I'm learning about artificial neural networks and have implemented a standard feed-forward net with a couple hidden layers. Now, I'm trying to understand how a recurrent neural network(RNN) works in practice, and am having trouble with how activation/propagation flows through the network.
In my feed-forward, the activation is a simple layer by layer firing of the neurons. In a recurrent net, the neurons connect back to previous layers and sometimes themselves, so the way to propagate the network must be different. Trouble is, I can't seem to find an explanation of exactly how the propagation happens.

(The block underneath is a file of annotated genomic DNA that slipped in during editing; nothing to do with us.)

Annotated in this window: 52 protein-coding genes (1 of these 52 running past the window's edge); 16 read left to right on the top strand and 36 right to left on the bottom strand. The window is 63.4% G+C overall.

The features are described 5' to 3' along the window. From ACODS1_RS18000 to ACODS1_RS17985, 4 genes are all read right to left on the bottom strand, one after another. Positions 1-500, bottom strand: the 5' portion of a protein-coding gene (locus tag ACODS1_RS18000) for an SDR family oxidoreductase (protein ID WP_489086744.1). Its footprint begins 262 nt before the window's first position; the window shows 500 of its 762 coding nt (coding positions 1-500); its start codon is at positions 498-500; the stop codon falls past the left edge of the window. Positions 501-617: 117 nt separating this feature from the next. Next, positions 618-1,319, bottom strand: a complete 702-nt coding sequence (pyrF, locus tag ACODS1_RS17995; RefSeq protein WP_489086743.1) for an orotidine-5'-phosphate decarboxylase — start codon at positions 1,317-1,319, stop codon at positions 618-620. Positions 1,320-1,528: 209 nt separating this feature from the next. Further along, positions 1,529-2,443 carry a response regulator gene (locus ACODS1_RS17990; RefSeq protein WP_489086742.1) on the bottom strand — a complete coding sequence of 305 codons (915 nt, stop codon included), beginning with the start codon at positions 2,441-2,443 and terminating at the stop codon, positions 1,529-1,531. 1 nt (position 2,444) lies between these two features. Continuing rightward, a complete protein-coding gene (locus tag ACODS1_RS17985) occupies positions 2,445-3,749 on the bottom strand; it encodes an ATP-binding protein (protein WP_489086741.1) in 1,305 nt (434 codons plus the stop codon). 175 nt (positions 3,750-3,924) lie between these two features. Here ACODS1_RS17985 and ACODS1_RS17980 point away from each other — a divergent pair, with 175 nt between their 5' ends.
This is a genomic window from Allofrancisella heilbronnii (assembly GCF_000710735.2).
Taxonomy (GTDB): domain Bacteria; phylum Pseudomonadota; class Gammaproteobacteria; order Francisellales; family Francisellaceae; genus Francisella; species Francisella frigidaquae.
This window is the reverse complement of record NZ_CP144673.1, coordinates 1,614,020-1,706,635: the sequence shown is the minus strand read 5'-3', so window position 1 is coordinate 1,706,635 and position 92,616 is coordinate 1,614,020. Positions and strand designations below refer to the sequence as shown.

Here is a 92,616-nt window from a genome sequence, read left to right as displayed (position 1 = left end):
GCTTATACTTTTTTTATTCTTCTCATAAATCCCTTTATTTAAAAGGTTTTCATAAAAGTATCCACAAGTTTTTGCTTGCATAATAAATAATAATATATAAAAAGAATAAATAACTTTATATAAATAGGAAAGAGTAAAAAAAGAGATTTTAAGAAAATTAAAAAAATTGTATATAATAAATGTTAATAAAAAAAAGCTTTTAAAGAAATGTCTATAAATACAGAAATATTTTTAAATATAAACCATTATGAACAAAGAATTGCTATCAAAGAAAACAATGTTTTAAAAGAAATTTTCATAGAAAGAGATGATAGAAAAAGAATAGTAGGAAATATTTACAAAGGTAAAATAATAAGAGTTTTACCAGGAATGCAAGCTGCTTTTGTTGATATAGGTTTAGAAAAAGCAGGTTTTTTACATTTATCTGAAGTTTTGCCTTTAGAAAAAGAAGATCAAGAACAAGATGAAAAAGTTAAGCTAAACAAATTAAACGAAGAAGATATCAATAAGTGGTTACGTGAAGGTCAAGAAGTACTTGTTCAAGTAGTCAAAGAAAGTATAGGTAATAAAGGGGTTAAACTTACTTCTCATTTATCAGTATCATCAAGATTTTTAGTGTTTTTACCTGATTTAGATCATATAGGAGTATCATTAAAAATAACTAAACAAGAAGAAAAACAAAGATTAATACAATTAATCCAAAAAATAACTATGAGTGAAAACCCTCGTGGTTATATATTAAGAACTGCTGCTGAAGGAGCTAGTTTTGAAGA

How might it occur say for a network like this:
Input1 --->Neuron A1 ---------> Neuron B1 ---------------------> Output ^ ^ ^ | | | -------- | | Input2 --->Neuron A2 ---------> Neuron B2
I imagined it would be a rolling activation with a gradual die down as the neuron's thresholds decrease the neuron firing to 0, much like in biology, but it appears there is a much more computational efficient way to do this through derivatives?